At the end, Wizard forgot what Wizard was about, making comics fun. They started “smelling their drawers” and thought that they were the industry. That is the reason for Wizard’s demise. No one of us is the industry; not, DC, not Marvel, not Wizard. We are all a part of this industry and we all need to understand that in order for the industry to maintain and to grow. Don’t get me wrong. Marvel and DC will always be the big two Image and Dark Horse will always be the pinnacle of the second tier and the rest of us will be pushing to get our product out under these conditions… and that’s cool. I appreciate the competition. Just remember that we’re all in this together and there ain’t no “I” in team. That’s the only way that we’re all going to survive in this industry.

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What Is Black Sci-Fi?

This statement is written for the purpose of not only defining the course of which my work has taken, but also to name and define a movement. This movement is not new nor is it limited to realm in which I choose to express my discipline. This movement has existed since Humanity began to express itself through creativity and sought to explain its existence through spirituality. However, the naming and explaining of this movement will be limited in the context of a culture (or cultures) and the hue of a people: my culture and my people.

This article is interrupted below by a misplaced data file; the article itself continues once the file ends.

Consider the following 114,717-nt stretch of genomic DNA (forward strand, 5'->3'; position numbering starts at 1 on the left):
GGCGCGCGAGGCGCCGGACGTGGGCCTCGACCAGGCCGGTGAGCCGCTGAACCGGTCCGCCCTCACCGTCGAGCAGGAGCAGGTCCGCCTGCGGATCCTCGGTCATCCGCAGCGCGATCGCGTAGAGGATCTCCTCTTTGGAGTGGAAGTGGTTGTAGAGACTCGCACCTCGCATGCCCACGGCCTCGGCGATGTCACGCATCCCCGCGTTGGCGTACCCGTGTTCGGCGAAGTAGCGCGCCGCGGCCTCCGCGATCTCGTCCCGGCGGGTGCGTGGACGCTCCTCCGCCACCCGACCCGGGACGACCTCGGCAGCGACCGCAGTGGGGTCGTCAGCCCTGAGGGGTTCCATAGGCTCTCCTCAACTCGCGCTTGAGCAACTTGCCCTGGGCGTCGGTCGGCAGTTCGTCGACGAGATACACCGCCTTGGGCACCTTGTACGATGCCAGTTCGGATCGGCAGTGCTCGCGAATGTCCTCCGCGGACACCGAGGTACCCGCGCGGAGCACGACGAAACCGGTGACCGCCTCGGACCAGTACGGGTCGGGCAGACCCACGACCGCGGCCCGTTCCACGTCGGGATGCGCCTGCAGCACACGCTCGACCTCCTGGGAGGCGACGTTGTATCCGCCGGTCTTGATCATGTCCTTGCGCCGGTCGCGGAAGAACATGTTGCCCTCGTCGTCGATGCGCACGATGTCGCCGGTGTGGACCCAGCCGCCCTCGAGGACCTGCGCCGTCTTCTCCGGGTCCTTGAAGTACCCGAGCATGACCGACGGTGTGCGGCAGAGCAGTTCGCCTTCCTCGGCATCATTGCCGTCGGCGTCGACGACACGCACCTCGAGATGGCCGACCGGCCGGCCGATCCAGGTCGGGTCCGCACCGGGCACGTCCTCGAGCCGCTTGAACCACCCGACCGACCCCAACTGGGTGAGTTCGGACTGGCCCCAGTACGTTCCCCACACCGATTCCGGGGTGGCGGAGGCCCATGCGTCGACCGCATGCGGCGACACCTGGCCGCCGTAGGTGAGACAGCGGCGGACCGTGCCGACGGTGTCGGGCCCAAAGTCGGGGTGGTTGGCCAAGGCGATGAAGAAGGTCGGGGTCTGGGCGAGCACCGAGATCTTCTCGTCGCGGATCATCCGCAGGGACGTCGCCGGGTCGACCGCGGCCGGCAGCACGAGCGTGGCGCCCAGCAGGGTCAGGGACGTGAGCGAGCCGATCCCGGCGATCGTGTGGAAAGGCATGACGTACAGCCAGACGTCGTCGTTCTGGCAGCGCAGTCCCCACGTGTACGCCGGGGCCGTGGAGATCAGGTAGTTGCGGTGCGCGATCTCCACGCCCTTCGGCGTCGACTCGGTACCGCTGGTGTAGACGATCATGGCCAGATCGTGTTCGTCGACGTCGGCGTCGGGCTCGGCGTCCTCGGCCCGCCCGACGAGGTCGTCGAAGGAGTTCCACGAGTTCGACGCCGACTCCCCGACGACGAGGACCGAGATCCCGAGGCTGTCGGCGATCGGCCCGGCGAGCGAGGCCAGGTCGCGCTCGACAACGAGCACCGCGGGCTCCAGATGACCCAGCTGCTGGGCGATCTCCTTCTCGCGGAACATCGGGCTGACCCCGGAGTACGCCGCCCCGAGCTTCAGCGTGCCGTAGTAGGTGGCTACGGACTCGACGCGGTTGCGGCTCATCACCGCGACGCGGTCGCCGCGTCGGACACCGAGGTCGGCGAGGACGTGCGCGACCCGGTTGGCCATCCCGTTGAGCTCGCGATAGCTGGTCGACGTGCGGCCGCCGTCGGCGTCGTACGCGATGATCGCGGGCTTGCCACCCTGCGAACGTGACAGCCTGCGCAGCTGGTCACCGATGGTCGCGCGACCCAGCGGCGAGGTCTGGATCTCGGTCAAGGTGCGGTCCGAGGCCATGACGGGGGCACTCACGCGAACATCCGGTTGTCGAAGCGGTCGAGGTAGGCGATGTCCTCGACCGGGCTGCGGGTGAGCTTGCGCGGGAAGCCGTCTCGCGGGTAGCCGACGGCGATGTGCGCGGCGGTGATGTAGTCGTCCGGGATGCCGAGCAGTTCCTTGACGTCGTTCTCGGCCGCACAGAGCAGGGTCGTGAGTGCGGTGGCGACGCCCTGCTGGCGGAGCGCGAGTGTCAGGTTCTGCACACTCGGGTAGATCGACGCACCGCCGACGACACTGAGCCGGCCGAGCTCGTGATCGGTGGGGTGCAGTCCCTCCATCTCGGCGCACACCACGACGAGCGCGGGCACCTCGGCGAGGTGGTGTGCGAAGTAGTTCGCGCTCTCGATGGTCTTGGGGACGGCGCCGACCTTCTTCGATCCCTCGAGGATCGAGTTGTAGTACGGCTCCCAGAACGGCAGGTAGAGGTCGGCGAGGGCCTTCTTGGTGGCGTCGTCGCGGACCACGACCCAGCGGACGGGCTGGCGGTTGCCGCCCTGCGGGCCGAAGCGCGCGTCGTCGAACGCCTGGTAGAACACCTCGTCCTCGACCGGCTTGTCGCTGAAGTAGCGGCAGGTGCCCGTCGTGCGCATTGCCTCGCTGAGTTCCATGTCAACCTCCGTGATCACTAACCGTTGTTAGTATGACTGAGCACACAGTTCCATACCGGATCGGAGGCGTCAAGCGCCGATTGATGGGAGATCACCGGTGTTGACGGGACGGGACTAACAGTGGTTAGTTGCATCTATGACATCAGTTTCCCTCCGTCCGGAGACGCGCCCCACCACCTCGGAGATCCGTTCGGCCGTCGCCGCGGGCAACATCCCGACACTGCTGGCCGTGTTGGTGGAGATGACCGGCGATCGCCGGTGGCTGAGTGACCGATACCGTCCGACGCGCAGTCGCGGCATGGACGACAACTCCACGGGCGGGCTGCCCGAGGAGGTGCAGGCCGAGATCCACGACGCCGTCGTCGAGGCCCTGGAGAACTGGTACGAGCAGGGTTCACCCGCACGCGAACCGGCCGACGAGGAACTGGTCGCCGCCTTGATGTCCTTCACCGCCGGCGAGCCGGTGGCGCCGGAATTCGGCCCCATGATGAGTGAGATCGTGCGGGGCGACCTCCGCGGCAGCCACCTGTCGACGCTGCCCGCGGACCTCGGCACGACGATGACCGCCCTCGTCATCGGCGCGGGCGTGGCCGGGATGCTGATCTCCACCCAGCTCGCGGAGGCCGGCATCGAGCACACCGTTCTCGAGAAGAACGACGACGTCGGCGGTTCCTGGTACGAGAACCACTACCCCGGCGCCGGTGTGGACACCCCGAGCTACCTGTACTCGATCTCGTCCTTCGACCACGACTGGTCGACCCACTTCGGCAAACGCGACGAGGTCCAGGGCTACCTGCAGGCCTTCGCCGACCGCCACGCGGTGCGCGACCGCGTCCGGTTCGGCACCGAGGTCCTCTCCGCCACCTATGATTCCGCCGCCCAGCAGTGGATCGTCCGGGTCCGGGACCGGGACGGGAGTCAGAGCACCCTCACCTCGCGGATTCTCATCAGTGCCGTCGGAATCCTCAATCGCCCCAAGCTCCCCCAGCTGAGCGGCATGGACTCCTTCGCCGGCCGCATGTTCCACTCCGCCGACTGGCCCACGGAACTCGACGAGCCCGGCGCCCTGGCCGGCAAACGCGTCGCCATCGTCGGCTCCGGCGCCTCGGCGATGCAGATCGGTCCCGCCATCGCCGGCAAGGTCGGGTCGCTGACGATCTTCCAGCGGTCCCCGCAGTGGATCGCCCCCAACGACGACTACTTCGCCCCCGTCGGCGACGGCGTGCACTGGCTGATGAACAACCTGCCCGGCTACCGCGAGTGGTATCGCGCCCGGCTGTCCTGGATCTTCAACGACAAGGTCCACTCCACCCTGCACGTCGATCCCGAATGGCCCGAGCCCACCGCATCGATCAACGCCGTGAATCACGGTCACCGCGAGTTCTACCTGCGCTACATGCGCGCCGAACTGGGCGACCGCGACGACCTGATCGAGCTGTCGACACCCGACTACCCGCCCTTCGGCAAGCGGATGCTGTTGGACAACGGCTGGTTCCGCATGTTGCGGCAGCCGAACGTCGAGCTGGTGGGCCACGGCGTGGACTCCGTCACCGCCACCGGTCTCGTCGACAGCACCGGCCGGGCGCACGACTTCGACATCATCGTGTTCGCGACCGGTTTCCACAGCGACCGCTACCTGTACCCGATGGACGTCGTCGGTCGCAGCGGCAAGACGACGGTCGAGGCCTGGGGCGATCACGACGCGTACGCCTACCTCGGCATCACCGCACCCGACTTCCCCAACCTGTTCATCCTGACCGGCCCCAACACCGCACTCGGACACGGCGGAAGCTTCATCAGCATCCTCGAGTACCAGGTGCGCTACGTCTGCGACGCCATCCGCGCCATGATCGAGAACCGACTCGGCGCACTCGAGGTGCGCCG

The name of the movement is Black Sci-Fi.

This name, as some would no doubt like to debate, is not meant to divide, but rather to categorize and celebrate the speculative fiction from the African Diaspora. Furthermore, the name Black Sci-Fi does not preclude those outside of the Diaspora from working within this subgenre. However, in order to do so, one must follow certain tenets if one is to truly call their work Black Sci-Fi.

1.) The name of the genre is Black Sci-Fi.

It is not called African American Science Fiction, African American Speculative Fiction, Urban Sci-Fi nor any other politically correct terminology. It has been named Black Sci-Fi and will always be referred to as such to reflect its defiant political, social, spiritual, and racial stance in this these United States of America.


2.) Black Sci-Fi must have an African American as the primary protagonist.

Simply put, it’s not Black Sci-Fi if an African American is not main character in the story (i.e. I Robot, the Blade Trilogy, Spawn, Black Panther, etc.).


3.) Black Sci-Fi will always have a connection to the Black Experience.